Demand for labor-saving machines remains strong among Chinese seafood processors, according to Wang Yunfeng, the CEO and founder of Shanghai AUS Food Technology Co., which imports fish processing machines from Europe to China.
During the COVID-19 pandemic, Wang’s firm has received more inquiries as factories began to see the potential of machines in avoiding disruption from pandemic contagion.
In an interview with SeafoodSource, Wang discussed how changing labor conditions are affecting the market for seafood processing equipment in China.
SeafoodSource: What kind of machines do your Chinese clients want, and for what purpose are they using them?
Wang: Machines [that] can save labor costs. We also have machines for quality improvement, but they are not as popular as the labor-saving machines. And the clients have priorities: the more labor it can save, the more popular the machine is. Of course, cost is also very important to them.
SeafoodSource: Can you describe a few machines that are currently in demand?
Wang: A nobbing machine for pelagic fish in the canning industry is the first machine we introduced to the Chinese market. It saves a lot of labor. Our Chinese clients used to complain about the yield, but they are starting to realize that the machine yield is getting more and more close to the yield of manual workers. They can no longer find capable workers as easily as before. Young people are not coming to this industry anymore.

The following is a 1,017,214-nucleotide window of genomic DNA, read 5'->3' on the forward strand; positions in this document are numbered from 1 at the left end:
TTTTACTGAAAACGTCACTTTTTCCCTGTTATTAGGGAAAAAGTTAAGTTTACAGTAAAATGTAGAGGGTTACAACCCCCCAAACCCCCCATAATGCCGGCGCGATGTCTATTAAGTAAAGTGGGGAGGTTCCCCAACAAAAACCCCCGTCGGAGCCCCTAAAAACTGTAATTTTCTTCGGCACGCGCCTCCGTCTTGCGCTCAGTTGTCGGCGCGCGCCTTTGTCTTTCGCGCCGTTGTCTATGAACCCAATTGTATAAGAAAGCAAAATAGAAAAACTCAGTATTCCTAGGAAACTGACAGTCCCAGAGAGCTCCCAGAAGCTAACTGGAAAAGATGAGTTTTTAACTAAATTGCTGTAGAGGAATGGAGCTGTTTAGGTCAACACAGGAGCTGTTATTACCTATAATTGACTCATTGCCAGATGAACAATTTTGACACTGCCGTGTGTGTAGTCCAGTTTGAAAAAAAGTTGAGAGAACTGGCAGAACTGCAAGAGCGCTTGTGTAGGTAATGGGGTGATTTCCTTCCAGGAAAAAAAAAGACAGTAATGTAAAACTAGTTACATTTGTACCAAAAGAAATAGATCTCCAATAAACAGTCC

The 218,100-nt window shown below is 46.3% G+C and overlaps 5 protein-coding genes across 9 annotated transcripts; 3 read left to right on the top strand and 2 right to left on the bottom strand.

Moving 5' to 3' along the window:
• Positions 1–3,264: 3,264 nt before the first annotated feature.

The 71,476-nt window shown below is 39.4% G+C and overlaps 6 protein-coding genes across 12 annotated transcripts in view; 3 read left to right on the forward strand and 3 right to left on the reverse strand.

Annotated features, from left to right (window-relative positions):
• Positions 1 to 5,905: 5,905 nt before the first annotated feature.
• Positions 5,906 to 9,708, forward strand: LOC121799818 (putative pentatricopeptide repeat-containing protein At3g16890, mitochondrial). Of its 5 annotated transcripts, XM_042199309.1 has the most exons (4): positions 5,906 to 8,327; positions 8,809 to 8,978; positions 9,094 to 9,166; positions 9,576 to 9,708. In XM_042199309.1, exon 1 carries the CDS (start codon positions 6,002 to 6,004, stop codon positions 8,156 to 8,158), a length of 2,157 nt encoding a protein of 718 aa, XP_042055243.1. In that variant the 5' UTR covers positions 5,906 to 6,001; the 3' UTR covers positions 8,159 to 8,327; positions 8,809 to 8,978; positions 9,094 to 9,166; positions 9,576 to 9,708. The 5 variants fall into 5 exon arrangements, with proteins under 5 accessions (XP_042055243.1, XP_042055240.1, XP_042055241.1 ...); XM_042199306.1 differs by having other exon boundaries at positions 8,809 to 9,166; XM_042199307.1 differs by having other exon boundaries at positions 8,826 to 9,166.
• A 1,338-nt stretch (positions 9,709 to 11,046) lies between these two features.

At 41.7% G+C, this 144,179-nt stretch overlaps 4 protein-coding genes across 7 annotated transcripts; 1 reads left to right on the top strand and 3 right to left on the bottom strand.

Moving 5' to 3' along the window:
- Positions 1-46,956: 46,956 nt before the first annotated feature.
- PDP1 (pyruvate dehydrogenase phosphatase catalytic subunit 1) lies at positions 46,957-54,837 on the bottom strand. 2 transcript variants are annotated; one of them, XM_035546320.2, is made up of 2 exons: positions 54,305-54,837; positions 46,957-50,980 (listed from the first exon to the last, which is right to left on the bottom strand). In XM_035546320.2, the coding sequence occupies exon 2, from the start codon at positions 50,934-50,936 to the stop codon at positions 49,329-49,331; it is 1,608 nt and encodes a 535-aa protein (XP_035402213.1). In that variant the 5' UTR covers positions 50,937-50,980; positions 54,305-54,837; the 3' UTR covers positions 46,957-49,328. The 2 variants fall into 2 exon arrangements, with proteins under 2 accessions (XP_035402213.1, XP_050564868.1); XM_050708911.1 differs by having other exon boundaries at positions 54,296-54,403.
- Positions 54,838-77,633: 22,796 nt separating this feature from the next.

Also [popular is] a skinning machine for cod, white fish, flounder, and so on. It is a simple machine with an affordable price. It saves a few workers and performs much better than manual work. [And] there is a thawing machine for multiple types of fish. It is quite expensive but significantly improves the thawing quality, increasing the yield during all subsequent processing steps. This type of machine is quite difficult to promote. By my observations, most of the Chinese processors still survive on very little processing profit. Yield is super-important since it is their profit. And the machine cost is also important because the last few years, it [has been] very tough for the whole industry, and many factories dare not invest for the long run.
SeafoodSource: Are your clients typically Chinese companies processing cod or tilapia for export or do they also process different kinds of seafood for the Chinese market?